How Long Is It Safe To Be In Ketosis?
- December 29, 2020
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Keto is not a new diet. In fact, it’s been in use for close to a century. It was initially devised as a treatment for children with epilepsy and has since become famous for weight loss. The weight loss version of keto is not new either and started gaining popularity back in the 1970s, thanks for a certain Doctor Robert Atkins.
The keto diet is so-called because it puts your body into a state called ketosis, but how long is it safe to be in ketosis?
Unlike many diets, keto is often viewed as a lifestyle. That’s hardly surprising because getting into and maintaining ketosis takes a lot of effort. You’ll not only need to control how much you eat but also what you eat too.
Because of this, you can’t just dip your toe into ketosis – you’ve really got to commit. There are no half-measures with keto.
In this article, we’ll lift the lid on the effects and benefits of the keto lifestyle so that you can decide how long you want to maintain ketosis.
What is ketosis?
Your body normally uses a combination of carbohydrate and fat for fuel. Carbs are the preferred source, and your body only tends to use a lot of fat when energy is running low, e.g., during a low-calorie diet.
However, when you limit your carb intake, say to less than 50 grams per day, your body has to start using more fat for fuel. Unfortunately, your brain and muscles don’t like using fat for energy. As a result, your body gets busy turning fat into something called ketones – an energy source your brain and muscles do like.
Turning fat into ketones is not a very efficient process, and it takes a lot of fat to make relatively few ketones. This inefficiency means that, in ketosis, your body burns fat like a fiery furnace, and you end up losing fat and weight faster than you would through calorie restriction alone.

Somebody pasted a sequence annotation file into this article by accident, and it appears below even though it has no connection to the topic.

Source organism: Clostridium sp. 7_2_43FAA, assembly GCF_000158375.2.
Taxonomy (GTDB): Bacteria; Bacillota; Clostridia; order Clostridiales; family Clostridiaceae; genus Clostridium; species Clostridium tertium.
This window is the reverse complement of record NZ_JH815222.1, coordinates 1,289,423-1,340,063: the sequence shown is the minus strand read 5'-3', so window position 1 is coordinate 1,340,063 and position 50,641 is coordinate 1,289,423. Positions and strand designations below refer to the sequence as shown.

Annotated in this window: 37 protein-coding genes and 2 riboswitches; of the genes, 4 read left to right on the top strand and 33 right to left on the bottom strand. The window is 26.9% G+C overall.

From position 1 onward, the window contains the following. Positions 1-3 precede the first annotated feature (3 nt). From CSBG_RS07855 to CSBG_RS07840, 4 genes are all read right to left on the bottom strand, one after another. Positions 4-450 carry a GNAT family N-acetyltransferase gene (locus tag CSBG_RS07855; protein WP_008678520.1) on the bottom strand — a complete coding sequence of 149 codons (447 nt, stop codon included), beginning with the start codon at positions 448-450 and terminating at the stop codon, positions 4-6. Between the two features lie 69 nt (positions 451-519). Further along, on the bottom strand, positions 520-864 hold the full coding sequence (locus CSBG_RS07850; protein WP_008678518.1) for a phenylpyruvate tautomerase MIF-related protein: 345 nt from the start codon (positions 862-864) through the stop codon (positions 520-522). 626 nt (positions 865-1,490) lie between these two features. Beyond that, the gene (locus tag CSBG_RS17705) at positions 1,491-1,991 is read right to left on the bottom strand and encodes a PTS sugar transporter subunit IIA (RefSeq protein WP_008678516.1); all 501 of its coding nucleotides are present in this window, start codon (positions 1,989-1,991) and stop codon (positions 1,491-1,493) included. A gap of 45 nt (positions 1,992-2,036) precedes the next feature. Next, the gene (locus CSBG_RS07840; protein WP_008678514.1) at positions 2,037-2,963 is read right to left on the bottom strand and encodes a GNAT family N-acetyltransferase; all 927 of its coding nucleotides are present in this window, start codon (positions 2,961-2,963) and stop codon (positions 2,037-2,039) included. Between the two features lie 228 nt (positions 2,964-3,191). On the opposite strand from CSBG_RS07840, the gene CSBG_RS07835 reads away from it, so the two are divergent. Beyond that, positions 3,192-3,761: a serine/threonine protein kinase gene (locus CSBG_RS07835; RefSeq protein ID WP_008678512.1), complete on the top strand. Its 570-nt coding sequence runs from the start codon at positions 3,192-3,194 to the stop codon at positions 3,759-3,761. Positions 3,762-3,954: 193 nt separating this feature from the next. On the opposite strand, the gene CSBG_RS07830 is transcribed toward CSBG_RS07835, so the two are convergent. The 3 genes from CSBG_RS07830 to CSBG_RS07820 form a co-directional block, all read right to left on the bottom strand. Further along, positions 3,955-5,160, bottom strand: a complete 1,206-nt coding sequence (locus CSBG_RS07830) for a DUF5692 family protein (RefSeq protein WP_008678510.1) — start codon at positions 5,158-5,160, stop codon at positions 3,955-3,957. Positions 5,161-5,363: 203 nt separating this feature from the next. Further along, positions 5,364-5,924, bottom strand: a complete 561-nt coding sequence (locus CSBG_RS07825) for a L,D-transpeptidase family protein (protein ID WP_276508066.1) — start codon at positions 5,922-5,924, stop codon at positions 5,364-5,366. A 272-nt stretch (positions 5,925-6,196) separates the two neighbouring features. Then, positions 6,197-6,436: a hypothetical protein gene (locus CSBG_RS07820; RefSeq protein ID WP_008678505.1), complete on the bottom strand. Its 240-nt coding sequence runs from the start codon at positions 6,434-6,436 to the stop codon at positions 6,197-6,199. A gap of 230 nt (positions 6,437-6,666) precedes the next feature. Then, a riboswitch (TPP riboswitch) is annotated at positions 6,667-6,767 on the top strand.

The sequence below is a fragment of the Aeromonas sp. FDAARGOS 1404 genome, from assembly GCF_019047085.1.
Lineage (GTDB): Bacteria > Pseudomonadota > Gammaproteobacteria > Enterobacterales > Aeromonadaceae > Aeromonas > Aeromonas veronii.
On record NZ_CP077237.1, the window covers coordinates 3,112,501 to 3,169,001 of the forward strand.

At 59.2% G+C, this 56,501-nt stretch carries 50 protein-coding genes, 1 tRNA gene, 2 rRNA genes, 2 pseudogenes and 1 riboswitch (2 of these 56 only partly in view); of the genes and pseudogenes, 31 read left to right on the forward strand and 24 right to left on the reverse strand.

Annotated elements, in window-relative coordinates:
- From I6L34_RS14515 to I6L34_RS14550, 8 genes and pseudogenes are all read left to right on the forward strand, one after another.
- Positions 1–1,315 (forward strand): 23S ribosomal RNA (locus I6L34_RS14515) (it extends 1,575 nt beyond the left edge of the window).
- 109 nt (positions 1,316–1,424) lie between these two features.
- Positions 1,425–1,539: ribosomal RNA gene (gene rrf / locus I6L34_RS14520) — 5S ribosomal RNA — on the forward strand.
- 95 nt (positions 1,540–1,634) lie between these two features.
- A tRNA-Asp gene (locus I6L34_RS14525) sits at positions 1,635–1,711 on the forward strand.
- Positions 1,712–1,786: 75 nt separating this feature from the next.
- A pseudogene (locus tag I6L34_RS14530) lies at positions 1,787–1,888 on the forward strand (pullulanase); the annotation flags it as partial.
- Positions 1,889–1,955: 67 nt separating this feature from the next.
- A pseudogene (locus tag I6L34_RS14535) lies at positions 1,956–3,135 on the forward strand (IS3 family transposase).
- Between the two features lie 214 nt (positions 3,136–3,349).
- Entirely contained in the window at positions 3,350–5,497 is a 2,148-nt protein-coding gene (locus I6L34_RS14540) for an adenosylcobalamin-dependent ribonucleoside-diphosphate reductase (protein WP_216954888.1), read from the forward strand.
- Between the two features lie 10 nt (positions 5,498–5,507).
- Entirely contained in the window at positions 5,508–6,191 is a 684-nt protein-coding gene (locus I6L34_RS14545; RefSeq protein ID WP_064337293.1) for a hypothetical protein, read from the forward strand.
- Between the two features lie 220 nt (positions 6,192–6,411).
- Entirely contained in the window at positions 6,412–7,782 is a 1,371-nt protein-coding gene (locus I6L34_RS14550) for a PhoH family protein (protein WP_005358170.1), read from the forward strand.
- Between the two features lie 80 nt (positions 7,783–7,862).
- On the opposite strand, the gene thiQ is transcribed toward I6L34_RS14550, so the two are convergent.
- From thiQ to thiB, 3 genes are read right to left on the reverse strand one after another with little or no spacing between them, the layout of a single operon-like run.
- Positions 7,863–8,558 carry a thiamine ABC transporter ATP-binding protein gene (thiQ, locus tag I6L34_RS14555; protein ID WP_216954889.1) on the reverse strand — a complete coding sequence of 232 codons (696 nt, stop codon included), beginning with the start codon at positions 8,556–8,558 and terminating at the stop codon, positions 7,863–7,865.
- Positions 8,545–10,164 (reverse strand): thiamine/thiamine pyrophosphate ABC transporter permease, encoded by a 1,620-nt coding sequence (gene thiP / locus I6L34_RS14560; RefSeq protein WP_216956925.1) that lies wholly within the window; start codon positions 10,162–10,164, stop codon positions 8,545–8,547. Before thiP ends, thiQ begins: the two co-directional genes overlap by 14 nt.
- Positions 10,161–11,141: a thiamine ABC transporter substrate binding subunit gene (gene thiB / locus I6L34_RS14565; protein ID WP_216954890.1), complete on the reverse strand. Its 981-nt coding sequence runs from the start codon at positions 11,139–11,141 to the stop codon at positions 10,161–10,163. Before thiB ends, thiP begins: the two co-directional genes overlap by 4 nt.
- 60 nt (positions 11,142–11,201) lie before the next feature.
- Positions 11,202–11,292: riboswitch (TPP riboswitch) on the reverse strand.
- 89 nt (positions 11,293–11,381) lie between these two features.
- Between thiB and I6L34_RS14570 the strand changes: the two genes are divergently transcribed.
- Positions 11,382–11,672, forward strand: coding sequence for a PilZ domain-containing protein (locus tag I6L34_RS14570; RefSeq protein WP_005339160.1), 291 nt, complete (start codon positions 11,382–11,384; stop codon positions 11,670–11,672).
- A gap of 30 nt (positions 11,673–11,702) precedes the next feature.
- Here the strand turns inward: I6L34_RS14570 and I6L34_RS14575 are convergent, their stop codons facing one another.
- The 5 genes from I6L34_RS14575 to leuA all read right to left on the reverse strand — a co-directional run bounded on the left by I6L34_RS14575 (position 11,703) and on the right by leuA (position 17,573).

Of course, such dramatic changes to your physiology don’t come cheap! Depleting your on-board carb stores and making the transition to using ketones for energy takes time. During this period, you may experience several symptoms and side effects, collectively called the keto flu. The symptoms of keto flu include:
That list may be off-putting, but it’s important to know that, in almost every case, these symptoms will disappear once you enter full ketosis.
How long does it take to get into ketosis?
Getting into ketosis takes time. Several factors affect how long your body takes to move from using carbs for energy to using ketones. Those factors include:
1. How much carbohydrate you eat – the keto diet is a low carb diet, but how low is low? Most keto diets limit you to no more than 50 grams of carbs per day, while others state you must keep your carb intake to between 20-30 grams. The one thing all keto experts agree on is that the lower your carb intake is, the faster you’ll enter ketosis.
2. How big your initial glycogen stores are – your body stores an abundance of carbohydrate. Stored carbs are called glycogen. Glycogen is a glucose chemically bound to water. The more glycogen you have in your body, the longer it will last. If you have large muscles, are an athlete or avid exerciser, or are genetically adept at storing carbs, your glycogen stores will be bigger, and it will take longer to delete them.
3. How active you are – remember those glycogen stores? Your body mainly uses glycogen to fuel physical activity. If you are predominately sedentary, your body has no real need to use glycogen for energy. If, however, you are very active, those stores will be depleted much faster. Providing you don’t replenish your glycogen stores by eating carbs, the more often and harder you work out, the faster will run out of glycogen and enter ketosis.
4. How much fat you eat – you’ll enter ketosis faster if you eat a lot of fat. Eating fat gives your body what it needs to make ketones in abundance. Most keto diets involve getting 70-80% of your calories from fat, and the rest from protein. Overeating protein could delay ketosis.